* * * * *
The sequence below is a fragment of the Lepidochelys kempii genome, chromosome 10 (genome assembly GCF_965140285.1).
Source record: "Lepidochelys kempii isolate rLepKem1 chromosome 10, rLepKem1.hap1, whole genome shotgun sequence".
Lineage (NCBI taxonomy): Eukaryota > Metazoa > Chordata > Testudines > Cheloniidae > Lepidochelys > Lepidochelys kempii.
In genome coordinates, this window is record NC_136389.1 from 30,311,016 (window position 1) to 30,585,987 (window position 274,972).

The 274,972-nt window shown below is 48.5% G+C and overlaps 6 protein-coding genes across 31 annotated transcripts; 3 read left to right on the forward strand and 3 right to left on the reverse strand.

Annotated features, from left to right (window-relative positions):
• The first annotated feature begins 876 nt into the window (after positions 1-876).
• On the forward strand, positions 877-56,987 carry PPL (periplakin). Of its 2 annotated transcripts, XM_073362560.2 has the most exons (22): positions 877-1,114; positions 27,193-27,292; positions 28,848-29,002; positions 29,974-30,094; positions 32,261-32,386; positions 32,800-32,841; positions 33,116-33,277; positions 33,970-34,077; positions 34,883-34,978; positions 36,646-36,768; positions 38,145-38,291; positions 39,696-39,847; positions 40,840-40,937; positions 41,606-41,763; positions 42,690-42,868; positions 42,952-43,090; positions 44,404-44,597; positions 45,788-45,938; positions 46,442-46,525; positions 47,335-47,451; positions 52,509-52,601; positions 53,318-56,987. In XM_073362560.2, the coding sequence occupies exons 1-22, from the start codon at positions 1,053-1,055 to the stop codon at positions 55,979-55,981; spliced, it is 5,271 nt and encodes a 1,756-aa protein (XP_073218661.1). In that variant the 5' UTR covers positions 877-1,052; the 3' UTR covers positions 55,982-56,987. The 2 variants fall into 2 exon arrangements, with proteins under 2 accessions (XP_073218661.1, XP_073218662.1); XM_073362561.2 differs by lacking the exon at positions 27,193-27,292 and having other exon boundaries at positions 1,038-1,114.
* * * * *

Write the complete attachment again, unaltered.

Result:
The sequence below is a fragment of the Lepidochelys kempii genome, chromosome 10 (genome assembly GCF_965140285.1).
Source record: "Lepidochelys kempii isolate rLepKem1 chromosome 10, rLepKem1.hap1, whole genome shotgun sequence".
Lineage (NCBI taxonomy): Eukaryota > Metazoa > Chordata > Testudines > Cheloniidae > Lepidochelys > Lepidochelys kempii.
In genome coordinates, this window is record NC_136389.1 from 30,311,016 (window position 1) to 30,585,987 (window position 274,972).

The 274,972-nt window shown below is 48.5% G+C and overlaps 6 protein-coding genes across 31 annotated transcripts; 3 read left to right on the forward strand and 3 right to left on the reverse strand.

Annotated features, from left to right (window-relative positions):
• The first annotated feature begins 876 nt into the window (after positions 1-876).
• On the forward strand, positions 877-56,987 carry PPL (periplakin). Of its 2 annotated transcripts, XM_073362560.2 has the most exons (22): positions 877-1,114; positions 27,193-27,292; positions 28,848-29,002; positions 29,974-30,094; positions 32,261-32,386; positions 32,800-32,841; positions 33,116-33,277; positions 33,970-34,077; positions 34,883-34,978; positions 36,646-36,768; positions 38,145-38,291; positions 39,696-39,847; positions 40,840-40,937; positions 41,606-41,763; positions 42,690-42,868; positions 42,952-43,090; positions 44,404-44,597; positions 45,788-45,938; positions 46,442-46,525; positions 47,335-47,451; positions 52,509-52,601; positions 53,318-56,987. In XM_073362560.2, the coding sequence occupies exons 1-22, from the start codon at positions 1,053-1,055 to the stop codon at positions 55,979-55,981; spliced, it is 5,271 nt and encodes a 1,756-aa protein (XP_073218661.1). In that variant the 5' UTR covers positions 877-1,052; the 3' UTR covers positions 55,982-56,987. The 2 variants fall into 2 exon arrangements, with proteins under 2 accessions (XP_073218661.1, XP_073218662.1); XM_073362561.2 differs by lacking the exon at positions 27,193-27,292 and having other exon boundaries at positions 1,038-1,114.